This story has its parallels to Cinderella; it has its climax at a ball, which our heroine attends in borrowed finery. But Higgins and Pickering are far from fairy godfathers. Their interest is not in rewarding Eliza for a virtuous life; they want to show off their own achievement, and play something of a joke on high society. And Higgins is not a prince. In a way he reveals the princess inside of Eliza, though he never intended to, or even took the time to imagine it to be possible.
One of Shaw’s most important insights in this story is of the role of courtesy, and the different characters’ ideas of its importance provide an excellent opportunity for discussion. Pickering’s treating Eliza like a lady has as much to do with her becoming one as all of the training about diction and appropriate topics for conversation. As she says, he treats a flower girl like a duchess. When she says that Higgins treats a duchess like a flower girl, Higgins says that “the great thing” is to treat everyone the same way. That may be, but Pickering is able to treat everyone (even Eliza at her Cockney-ist) with equal courtesy, instead of equal brusqueness. Mrs. Higgins is also courteous to everyone (with the exception of her son); her concern over having Eliza at Ascot is at least as much for Eliza’s comfort as her own.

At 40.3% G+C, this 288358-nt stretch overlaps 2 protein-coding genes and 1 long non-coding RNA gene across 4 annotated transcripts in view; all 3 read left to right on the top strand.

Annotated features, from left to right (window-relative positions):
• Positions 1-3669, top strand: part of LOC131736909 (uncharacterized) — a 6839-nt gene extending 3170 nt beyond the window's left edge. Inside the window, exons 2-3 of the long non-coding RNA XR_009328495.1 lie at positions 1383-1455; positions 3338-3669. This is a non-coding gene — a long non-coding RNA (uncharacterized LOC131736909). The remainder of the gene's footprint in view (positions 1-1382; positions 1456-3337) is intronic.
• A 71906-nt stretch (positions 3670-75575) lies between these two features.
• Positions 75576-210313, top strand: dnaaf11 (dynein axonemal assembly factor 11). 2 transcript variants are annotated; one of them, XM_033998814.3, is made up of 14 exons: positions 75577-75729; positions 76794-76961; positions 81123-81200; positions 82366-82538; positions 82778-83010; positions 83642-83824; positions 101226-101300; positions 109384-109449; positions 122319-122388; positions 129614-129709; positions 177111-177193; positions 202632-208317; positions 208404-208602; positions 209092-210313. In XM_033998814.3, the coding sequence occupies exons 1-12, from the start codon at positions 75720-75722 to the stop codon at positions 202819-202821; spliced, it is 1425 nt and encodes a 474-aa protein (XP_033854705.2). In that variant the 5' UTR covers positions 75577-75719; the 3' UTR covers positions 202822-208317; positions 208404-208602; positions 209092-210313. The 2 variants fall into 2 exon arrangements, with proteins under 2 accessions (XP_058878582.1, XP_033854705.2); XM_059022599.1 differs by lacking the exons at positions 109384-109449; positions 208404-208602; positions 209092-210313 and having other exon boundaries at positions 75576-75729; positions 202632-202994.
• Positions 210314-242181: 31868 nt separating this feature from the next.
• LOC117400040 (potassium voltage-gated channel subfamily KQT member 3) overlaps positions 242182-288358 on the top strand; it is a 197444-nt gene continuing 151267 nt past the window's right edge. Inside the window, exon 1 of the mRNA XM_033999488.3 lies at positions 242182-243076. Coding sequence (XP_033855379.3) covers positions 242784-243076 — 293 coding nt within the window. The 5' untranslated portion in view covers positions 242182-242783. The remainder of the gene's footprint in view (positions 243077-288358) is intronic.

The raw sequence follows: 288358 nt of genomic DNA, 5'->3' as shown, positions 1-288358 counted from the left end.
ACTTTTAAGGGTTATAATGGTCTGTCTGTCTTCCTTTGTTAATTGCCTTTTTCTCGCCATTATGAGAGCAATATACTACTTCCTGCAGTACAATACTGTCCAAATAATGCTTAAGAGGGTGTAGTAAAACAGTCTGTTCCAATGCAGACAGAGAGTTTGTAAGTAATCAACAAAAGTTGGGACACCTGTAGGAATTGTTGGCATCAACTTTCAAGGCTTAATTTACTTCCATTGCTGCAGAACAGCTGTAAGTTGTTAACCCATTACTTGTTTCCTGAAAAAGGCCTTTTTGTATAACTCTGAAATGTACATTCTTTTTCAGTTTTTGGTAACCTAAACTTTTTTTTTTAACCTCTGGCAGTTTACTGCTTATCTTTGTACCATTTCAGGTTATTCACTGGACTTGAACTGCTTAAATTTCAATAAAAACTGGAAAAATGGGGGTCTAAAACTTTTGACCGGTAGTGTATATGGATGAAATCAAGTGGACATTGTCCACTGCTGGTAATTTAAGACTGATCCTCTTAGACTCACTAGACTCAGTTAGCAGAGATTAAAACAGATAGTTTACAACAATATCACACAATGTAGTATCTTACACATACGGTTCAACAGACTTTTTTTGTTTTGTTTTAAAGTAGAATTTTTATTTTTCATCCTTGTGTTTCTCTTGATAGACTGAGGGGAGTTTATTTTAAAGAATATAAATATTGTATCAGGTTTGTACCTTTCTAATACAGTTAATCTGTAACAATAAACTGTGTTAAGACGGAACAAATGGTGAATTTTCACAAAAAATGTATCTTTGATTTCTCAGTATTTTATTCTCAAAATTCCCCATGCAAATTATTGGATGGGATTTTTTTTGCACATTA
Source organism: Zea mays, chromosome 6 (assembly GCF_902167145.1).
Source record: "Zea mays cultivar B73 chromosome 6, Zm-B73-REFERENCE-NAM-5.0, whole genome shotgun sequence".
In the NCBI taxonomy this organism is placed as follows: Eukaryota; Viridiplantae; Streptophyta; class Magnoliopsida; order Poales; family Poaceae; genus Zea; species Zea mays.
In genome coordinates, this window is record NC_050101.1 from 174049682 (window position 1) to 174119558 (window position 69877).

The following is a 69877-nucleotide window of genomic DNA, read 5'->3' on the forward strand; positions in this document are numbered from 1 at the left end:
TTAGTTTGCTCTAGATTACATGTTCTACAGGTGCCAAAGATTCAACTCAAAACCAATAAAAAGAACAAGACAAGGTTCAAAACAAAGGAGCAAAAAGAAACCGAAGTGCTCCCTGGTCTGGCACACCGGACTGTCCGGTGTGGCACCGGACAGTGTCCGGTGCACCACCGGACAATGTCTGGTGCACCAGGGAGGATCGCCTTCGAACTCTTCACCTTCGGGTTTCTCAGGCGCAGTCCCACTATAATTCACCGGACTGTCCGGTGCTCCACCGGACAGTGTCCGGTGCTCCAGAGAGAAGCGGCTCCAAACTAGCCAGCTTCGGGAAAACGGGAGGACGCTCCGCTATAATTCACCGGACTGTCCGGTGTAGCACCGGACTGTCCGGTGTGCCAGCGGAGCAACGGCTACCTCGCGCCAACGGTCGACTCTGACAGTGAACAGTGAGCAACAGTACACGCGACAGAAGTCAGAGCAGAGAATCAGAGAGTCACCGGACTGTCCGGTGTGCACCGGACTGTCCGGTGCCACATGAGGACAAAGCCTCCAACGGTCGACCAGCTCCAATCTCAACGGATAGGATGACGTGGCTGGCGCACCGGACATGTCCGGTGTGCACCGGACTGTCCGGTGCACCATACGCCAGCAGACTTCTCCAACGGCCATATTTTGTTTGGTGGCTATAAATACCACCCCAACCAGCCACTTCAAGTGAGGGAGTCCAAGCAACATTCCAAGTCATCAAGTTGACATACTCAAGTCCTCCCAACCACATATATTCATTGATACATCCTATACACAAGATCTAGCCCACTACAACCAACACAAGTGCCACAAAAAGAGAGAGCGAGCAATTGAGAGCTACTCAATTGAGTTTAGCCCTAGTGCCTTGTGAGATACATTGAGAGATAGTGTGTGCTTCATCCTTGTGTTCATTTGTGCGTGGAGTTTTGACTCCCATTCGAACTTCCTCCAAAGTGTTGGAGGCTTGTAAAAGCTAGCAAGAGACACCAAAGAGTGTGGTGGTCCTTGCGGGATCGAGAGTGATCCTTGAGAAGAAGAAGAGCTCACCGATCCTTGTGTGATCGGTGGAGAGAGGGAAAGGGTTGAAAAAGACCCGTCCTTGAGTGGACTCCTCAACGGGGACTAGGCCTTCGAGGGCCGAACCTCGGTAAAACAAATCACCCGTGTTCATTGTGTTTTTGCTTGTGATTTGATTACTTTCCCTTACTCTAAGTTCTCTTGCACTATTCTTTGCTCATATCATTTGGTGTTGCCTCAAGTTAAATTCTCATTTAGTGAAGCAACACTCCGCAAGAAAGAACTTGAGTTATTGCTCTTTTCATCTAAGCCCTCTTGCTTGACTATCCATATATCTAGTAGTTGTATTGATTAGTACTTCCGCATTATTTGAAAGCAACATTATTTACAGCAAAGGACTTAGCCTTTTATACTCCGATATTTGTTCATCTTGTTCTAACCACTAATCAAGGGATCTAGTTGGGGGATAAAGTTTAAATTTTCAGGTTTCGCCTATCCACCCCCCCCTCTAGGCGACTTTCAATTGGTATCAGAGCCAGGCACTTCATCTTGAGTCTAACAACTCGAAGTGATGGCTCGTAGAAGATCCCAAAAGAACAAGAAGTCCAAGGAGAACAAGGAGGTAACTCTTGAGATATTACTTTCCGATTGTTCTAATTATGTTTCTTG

To Kill a Mockingbird The story is about prejudice and injustice, seen through the eyes of a little girl, the daughter of a lawyer who defends a black man against a trumped up rape charge in 1930s Georgia. The lawyer, Atticus Finch (Gregory Peck), is the essence of quiet dignity, integrity, and courtesy. His efforts to teach his son and daughter the values he believes in, which the community they live in does not always honor, are moving and inspiring.
There is a great deal of emphasis in the movie on courtesy and sensitivity to the feelings of others. In the first scene, Atticus tells Scout not to embarrass a client named Walter Cunningham, when he comes by to drop off some food as payment for legal services. Later, when Scout brings Walter, Jr. home for lunch, she is told not to say anything when he pours syrup all over his food. Atticus treats mean old Mrs. Dubose with gallantry, disarming her. Atticus’ courtesy in cross-examining Mayella Ewell is so unfamiliar to her that she assumes it is some new sort of insult. The black people in the courtroom balcony stand as a courtesy to Atticus. And Sheriff Heck Tate explains why the official record will show that Bob Ewell fell on his knife. He wants to protect Boo “with his shy ways” from the well-meaning gratitude (and curiosity) of the “good ladies” of the town.
To Sir, With Love Released the same year as “Up the Down Staircase” this is also the story of a new teacher in an inner-city school, although this time the city is London, and the teacher is Sidney Poitier. An outsider by virtue of his country (West Indies) more than his color, Poitier becomes impatient with the insolence and narrow-mindedness of his students and imposes his own set of rules, foremost of which is courtesy to him and to each other. At first, they are embarrassed and awkward, as though they don’t want to believe that they could deserve such treatment. The other teachers make it quite clear that they don’t think the students deserve it. But soon the exaggerated sarcasm of “Miss Dare” and “Sir” falls away, and we see a superb example of the transforming nature of being treated with — and treating others with — respect.